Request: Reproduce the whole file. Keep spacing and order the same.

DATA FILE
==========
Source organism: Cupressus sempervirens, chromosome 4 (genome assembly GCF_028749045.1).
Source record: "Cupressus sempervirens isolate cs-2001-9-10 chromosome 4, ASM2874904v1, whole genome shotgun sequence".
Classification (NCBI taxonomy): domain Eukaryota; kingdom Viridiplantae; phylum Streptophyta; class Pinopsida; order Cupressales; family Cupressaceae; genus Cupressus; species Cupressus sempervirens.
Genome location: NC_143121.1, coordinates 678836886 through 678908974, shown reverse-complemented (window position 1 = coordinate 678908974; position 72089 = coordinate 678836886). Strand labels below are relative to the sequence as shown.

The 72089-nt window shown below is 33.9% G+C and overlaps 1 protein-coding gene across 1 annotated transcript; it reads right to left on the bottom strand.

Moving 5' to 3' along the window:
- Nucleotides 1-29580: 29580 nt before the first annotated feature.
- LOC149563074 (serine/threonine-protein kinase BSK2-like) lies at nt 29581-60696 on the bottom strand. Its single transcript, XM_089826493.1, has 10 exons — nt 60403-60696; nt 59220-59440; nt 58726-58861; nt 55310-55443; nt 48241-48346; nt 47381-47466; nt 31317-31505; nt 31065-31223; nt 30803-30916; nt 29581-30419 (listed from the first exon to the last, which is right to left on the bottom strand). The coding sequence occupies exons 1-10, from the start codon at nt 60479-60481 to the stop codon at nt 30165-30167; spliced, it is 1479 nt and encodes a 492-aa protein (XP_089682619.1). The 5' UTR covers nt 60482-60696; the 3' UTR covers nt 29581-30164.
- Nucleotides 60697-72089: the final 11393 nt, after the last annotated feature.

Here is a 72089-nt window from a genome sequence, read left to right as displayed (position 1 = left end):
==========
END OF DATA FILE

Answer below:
Source organism: Cupressus sempervirens, chromosome 4 (genome assembly GCF_028749045.1).
Source record: "Cupressus sempervirens isolate cs-2001-9-10 chromosome 4, ASM2874904v1, whole genome shotgun sequence".
Classification (NCBI taxonomy): domain Eukaryota; kingdom Viridiplantae; phylum Streptophyta; class Pinopsida; order Cupressales; family Cupressaceae; genus Cupressus; species Cupressus sempervirens.
Genome location: NC_143121.1, coordinates 678836886 through 678908974, shown reverse-complemented (window position 1 = coordinate 678908974; position 72089 = coordinate 678836886). Strand labels below are relative to the sequence as shown.

The 72089-nt window shown below is 33.9% G+C and overlaps 1 protein-coding gene across 1 annotated transcript; it reads right to left on the bottom strand.

Moving 5' to 3' along the window:
- Nucleotides 1-29580: 29580 nt before the first annotated feature.
- LOC149563074 (serine/threonine-protein kinase BSK2-like) lies at nt 29581-60696 on the bottom strand. Its single transcript, XM_089826493.1, has 10 exons — nt 60403-60696; nt 59220-59440; nt 58726-58861; nt 55310-55443; nt 48241-48346; nt 47381-47466; nt 31317-31505; nt 31065-31223; nt 30803-30916; nt 29581-30419 (listed from the first exon to the last, which is right to left on the bottom strand). The coding sequence occupies exons 1-10, from the start codon at nt 60479-60481 to the stop codon at nt 30165-30167; spliced, it is 1479 nt and encodes a 492-aa protein (XP_089682619.1). The 5' UTR covers nt 60482-60696; the 3' UTR covers nt 29581-30164.
- Nucleotides 60697-72089: the final 11393 nt, after the last annotated feature.

Here is a 72089-nt window from a genome sequence, read left to right as displayed (position 1 = left end):